Tuesday, April 30, 2024

REVIEW: Appropriate

Review of the Wednesday, April 24, 2024 matinee performance at the Belasco Theatre in New York City. Starring Sarah Paulson, Corey Stoll, Michael Esper, Natalie Gold, Ella Beatty, Graham Campbell, Alyssa Emily Marvin and Lincoln Cohen. A play by Branden Jacobs-Jenkins. Scenic design by dots. Costume design by Dede Ayite. Lighting design by Jane Cox. Sound design by Bray Poor and Will Pickens. Directed by Lila Neugebauer. 2 hours 40 minutes, including one intermission. 

Broadway boasts a thrill ride these days in the form of a play revival called Appropriate. This stunner feels much like riding a dark coaster like Space Mountain. I, like much of the audience alternately shrieked with laughter, gasped at surprises and recoiled in horror - sometimes all three at once!

Playwright Branden Jacobs-Jenkins has created a family drama so tightly constructed and effortlessly quirky, that each time you think you have a handle on what you are watching, it twists in a surprising direction. As a family gathers to settle the estate of their late father, secrets are unpacked and build one upon the other, so much so that they don't recognize each other (or themselves, for that matter) by the time it is over. Much like going through the literal piles of accumulated junk in the house, so, too, are the characters unpacking old animosities and painful prejudices. Jacobs-Jenkins offers up a scathing, no holds barred look at the complications all families have, and I found myself replaying events of the play substituting my family for the one onstage at the Belasco.

As expansive as dots.'s set is, with its huge plantation house main room, grand staircase and second floor balcony, Lila Neugebauer's tight, unrelenting direction renders the play nearly claustrophobic by the end, as if the walls are closing in on the last people there. Aiding in this intensity are the haunting lighting effects by Jane Cox and the eerie, threatening sound effects of Bray Poor and Will Pickens. Scenes are punctuated by rapid blackouts and the relentless screaming of cicadas, culminating in a thrilling coda of sorts (no spoilers here).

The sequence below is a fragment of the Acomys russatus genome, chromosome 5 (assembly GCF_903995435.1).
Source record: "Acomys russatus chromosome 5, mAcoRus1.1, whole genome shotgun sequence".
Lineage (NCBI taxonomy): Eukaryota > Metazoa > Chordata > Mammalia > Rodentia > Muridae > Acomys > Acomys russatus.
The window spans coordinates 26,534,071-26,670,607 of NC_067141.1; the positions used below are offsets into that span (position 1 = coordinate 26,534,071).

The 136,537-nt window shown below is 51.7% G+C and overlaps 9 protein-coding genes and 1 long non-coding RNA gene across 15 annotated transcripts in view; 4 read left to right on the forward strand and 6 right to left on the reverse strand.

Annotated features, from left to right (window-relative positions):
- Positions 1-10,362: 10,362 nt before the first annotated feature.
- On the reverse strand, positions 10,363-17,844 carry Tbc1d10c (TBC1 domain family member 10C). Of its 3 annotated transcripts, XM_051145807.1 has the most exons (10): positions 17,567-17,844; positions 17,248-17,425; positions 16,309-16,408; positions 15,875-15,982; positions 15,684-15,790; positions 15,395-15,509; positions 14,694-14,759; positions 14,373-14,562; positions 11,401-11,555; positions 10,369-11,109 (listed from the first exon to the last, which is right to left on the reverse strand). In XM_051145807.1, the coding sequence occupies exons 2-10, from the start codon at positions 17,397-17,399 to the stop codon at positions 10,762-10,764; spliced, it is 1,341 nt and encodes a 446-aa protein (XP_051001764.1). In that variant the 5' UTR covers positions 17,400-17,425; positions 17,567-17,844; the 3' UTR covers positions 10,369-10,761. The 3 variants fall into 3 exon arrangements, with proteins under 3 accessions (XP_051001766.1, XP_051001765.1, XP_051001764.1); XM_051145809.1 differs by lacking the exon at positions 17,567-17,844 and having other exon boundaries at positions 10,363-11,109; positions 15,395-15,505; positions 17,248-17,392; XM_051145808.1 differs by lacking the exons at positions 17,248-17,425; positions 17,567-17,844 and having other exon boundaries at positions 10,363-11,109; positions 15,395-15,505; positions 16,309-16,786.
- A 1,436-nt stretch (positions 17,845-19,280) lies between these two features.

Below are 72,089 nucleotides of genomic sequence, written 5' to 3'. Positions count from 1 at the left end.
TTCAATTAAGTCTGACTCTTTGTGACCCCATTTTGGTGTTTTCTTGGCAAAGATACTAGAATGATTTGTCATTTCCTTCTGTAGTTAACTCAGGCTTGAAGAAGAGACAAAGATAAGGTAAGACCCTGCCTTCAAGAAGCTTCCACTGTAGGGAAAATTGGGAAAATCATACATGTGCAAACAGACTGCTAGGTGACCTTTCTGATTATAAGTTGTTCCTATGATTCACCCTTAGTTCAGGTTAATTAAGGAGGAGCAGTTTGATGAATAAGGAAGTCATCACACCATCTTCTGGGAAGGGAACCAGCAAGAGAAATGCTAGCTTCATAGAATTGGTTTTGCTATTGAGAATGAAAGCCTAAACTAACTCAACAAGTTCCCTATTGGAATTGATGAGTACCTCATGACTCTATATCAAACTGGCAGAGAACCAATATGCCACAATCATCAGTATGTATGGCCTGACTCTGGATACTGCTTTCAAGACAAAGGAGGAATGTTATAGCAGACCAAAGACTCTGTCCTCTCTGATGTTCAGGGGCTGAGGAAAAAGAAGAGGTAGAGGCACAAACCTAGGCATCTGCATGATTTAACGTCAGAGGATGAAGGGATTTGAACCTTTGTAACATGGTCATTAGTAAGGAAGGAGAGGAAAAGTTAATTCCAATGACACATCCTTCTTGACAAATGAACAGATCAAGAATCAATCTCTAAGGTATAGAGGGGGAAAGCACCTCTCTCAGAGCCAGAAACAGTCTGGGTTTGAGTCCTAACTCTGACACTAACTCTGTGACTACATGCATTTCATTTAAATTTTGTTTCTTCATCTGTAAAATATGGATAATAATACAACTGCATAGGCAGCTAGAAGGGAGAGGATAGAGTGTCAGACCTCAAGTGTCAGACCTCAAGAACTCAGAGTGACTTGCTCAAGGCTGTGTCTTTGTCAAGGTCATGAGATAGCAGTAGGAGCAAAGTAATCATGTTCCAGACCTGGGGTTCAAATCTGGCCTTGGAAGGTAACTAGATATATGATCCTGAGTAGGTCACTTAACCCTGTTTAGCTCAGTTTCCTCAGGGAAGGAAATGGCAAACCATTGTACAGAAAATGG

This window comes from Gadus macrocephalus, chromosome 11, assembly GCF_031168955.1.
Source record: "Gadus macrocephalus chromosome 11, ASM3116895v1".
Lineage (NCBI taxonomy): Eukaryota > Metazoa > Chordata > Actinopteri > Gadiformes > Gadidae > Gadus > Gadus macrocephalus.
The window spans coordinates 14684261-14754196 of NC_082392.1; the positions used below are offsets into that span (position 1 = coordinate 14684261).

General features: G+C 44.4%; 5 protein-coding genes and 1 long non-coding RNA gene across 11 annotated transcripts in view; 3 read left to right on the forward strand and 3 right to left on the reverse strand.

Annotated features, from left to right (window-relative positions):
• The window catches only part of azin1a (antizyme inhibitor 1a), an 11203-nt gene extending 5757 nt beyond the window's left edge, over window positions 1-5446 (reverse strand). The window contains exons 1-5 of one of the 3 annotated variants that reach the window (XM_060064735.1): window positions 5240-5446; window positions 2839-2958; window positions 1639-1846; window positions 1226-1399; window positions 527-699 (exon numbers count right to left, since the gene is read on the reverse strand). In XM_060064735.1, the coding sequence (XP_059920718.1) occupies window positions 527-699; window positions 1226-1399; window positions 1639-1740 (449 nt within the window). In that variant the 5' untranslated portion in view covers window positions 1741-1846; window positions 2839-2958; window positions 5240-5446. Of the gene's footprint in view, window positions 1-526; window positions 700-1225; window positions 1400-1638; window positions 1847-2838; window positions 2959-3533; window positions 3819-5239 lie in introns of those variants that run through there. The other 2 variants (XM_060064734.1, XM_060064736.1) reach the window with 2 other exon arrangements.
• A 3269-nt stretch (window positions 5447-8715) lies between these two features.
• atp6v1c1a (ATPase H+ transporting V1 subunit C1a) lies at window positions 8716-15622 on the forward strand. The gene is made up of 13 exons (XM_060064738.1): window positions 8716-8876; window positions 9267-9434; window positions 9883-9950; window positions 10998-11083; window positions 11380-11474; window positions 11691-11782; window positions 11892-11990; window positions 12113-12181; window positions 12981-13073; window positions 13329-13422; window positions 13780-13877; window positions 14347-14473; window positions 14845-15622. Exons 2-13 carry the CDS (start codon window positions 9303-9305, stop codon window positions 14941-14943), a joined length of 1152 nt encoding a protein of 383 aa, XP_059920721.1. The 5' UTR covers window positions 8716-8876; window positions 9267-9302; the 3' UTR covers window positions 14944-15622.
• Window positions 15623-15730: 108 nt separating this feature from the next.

Two generations of this family have arrived to take care of things, each with different motives, desired outcomes, and buried issues. The younger generation, ranging from young child to late teen, is represented by three terrific actors, none of whom seem new to their craft. As the youngest, Ainsley, Lincoln Cohen doesn't have much to say, but his presence is always welcome, and he provides one of the most shocking moments of the entire play. He nails the innocence of a protected, unencumbered childhood. The early teen curiosity, defiance and boy-crazy silliness of Cassidy is played by Alyssa Emily Marvin in pitch perfect balance between naivete and a certain blase wisdom of someone growing up in a Tik Tok, Instagram world. What makes her performance so endearing is her utter shock at the most mundane aspects of life in her family, and her completely nonplussed reactions to the most shocking revelations. Finally, there is the brooding presence of Graham Campbell as Rhys, almost an adult and so far headed straight for trouble. This young man is likable but deceiving in his penchant for finding trouble just to be noticed. Campbell takes being the observer to new levels, while his physical impulses balance out the volatility of his simmering emotions. He is an actor to watch for in the future.

The older generation - the children of the deceased - are a complicated mess of feelings, long harbored resentments and lifetimes of bad choices. Along with the three siblings are a wife and a significant other. All five are brilliantly rendered by perfectly cast actors. The wife (Natalie Gold) may not be blood, but she is wound just as tightly, harboring justified resentfulness while desperately trying to shelter her kids from any real or perceived danger. In a jaw-dropping few minutes full of slurs and obscenities, she finally confronts her issues. When the youngest brother arrives on the scene, he brings a flighty, new age interloper - a younger woman (Ella Beatty), who is much more than she seems to be. Much more. Ms. Beatty has that presence many actors wish they had, and following this auspicious debut, I'm certain she'll have a long stage career.

It is, however, the trio of family members that are the center of this gripping drama. The youngest brother arrives on the scene under mysterious circumstances with a girlfriend and an odd name change. Michael Esper, in the best performance of his career to date, imbues this down on his luck loser trying valiantly to make amends for a past he will never outrun with an endearing vulnerability. At first blush, the middle brother (Corey Stoll) seems the most together of them all - a family, wealth, and a cocky self-assured air. Stoll's performance, enigmatic and frustratingly stolid, builds and builds to a shocking and ultimately cathartic denouement. It is Sarah Paulson, however, that runs the show as the take charge oldest sister. A swirling mix of self-righteousness, perpetual victim-hood, and fierce protector, she (and her vice-like grip on her character) keeps you guessing about what she will do next. In short, Ms. Paulson gives one of the most beguiling performances I've ever witnessed.  

It is a credit to the playwright, the direction and the cast alike that the play never devolves into soap opera melodrama, and, instead gives us captivating, edge-of-your-seat theater. One of my favorite plays. Ever.

📸: J. Marcus


  1. Michael Esper absolutely deserved a Tony nod for his performance.

  2. I couldn't agree more. A tough role, beautifully played.


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